Recently, the U.S. Securities and Exchange Commission adopted a new rule and related amendments regarding fund of funds arrangements. The rule, 12d1-4, aims to streamline a comprehensive regulatory approach to these arrangements.
Recent numbers report that over 40% of registered funds are invested in at least one other fund, making these arrangements a topic of importance to regulators. Fund types included in the rule are open-end funds, unit investment trusts, closed-end funds (including business development companies), exchange-traded funds, and exchange-traded managed funds.
- The SEC is rescinding previous fund of funds rules: This includes rules and other exemptive relief, which are now replaced with other measures and provisions under the new rule.
- New limits on voting and control were introduced: Acquiring funds that own above a certain amount of an acquired fund’s outstanding voting securities will be required to vote those securities in a prescribed manner to reduce the influence the acquiring fund has over the acquired fund. There are exemptions for certain arrangements where the funds are part of the same fund group or where a sub-adviser of the acquiring fund acts as adviser to the acquired fund.
- Evaluations and findings are required: These measures will reduce the risk of acquiring funds overcharging or over-influencing acquired funds by requiring certain diligence to be conducted prior to the beginning of an engagement.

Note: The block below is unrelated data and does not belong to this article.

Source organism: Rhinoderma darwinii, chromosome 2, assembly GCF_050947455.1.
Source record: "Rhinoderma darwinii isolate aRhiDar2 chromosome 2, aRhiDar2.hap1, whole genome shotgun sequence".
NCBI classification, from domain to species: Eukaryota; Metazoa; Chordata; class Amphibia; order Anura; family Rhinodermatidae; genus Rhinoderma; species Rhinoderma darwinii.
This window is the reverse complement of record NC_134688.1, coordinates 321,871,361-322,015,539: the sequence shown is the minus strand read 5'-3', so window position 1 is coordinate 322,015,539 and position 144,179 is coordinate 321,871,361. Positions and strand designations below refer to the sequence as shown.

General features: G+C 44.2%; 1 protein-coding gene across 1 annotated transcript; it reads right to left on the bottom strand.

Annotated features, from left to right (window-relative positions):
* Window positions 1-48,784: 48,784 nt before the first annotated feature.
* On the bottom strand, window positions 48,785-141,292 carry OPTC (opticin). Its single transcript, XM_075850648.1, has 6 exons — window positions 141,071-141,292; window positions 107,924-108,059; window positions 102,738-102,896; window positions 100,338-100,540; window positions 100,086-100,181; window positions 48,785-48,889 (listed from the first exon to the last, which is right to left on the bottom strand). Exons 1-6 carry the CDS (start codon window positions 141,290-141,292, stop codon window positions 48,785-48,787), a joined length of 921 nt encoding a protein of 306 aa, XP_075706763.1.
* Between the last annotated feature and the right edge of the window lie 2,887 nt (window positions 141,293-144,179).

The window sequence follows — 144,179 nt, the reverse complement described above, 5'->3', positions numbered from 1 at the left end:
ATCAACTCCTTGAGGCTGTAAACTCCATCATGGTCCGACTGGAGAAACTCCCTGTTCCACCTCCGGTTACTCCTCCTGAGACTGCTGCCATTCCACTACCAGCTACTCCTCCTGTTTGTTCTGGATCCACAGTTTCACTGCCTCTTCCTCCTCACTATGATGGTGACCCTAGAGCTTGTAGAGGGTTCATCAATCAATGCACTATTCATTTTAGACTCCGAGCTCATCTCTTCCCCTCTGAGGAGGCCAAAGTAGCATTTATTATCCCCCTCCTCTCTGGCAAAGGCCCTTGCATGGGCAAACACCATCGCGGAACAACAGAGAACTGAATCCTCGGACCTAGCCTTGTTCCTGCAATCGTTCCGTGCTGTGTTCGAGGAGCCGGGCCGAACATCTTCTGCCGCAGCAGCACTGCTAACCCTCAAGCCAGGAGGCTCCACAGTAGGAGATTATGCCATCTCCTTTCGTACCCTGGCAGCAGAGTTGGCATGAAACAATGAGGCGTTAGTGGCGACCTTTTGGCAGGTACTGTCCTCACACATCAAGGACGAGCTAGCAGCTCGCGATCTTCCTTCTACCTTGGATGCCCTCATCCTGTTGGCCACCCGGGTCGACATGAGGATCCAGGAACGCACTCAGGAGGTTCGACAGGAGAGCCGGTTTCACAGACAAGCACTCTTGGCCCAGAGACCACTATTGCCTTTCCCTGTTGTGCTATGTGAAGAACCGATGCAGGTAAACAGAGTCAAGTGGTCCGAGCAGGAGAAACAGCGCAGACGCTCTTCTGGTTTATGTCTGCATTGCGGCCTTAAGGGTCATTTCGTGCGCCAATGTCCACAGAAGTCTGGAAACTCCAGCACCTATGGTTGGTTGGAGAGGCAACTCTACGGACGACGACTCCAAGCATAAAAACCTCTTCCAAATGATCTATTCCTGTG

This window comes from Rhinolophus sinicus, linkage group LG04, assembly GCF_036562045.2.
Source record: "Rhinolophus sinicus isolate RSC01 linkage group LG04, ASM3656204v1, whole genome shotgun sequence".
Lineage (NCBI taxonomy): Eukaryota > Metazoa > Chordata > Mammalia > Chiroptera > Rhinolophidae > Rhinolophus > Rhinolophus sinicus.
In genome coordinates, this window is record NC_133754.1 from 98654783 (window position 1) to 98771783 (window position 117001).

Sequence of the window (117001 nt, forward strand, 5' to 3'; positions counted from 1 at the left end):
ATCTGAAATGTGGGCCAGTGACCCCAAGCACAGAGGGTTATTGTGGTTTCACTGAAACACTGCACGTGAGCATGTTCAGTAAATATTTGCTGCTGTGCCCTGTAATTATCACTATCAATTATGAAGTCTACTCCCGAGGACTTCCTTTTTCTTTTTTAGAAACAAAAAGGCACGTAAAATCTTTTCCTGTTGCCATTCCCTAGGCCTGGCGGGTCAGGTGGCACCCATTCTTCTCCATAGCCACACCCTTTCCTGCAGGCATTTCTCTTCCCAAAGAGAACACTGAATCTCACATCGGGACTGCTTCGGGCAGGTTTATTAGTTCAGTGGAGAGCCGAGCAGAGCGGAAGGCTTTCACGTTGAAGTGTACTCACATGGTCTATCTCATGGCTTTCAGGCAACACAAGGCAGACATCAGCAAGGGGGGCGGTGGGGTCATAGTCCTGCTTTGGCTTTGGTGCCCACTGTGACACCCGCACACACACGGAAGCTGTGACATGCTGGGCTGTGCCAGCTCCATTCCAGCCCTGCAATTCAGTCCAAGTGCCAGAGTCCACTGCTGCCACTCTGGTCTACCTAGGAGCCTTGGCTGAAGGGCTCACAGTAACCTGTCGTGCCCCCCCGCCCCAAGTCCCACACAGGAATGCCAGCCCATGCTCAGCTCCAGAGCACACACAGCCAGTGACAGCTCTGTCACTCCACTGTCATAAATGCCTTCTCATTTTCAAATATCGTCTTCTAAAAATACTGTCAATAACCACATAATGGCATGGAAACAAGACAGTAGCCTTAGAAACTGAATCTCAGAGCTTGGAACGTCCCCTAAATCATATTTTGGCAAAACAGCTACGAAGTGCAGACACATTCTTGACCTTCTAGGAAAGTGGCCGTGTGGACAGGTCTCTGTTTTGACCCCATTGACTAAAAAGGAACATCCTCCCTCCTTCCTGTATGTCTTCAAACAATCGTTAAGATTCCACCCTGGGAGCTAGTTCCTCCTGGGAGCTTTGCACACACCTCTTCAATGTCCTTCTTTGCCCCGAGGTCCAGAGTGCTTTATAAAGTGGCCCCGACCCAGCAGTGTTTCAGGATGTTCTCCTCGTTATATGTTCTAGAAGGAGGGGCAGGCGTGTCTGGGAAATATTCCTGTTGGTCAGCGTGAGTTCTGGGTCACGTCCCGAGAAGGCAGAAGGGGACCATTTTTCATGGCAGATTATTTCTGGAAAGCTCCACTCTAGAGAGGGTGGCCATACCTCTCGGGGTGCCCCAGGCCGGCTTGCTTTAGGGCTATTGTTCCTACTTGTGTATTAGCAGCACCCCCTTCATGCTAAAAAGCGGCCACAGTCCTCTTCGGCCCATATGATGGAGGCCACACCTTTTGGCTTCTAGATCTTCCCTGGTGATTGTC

- An investment agreement is required: Funds that do not have the same investment adviser are now required to enter into an investment agreement to ensure terms of the arrangement are properly observed.
- Three-tier fund of funds structures are prohibited: To avoid complicated or complex arrangements, three-tier fund of funds structures are generally not allowed under the rule. Exceptions to the restriction allow acquired funds to freely invest up to 10% of total assets into other funds. This arrangement is referred to as the 10% bucket and allows fund of funds to utilize structures that create higher efficiency for investors.
- The SEC amended rule 12d-1: This will now allow funds investing mostly in funds within the same fund group to continue investing in money market funds.
- Changes to Form N-CEN were introduced: Form N-CEN will now require funds to report if they relied on the new rule, 12d1-4, or if they relied on the statutory exception in rule 12(d)(1)(G) of the Investment Company Act.
WHAT DOES THIS MEAN FOR ME?
Market participants currently engaging in fund of funds arrangements are required to transition to compliance with the provisions laid out in the new rule, if not doing so already. Funds planning to engage in fund of funds arrangements in the future will also be subject to the new provisions.
If your business requires assistance interpreting rule 12d1-4, meeting compliance requirements, or is seeking further guidance on private fund issues, Fairview can help. Our team of private fund compliance experts can get your firm on track with a meaningful compliance program. Contact us today for more information about what Fairview can do for your business.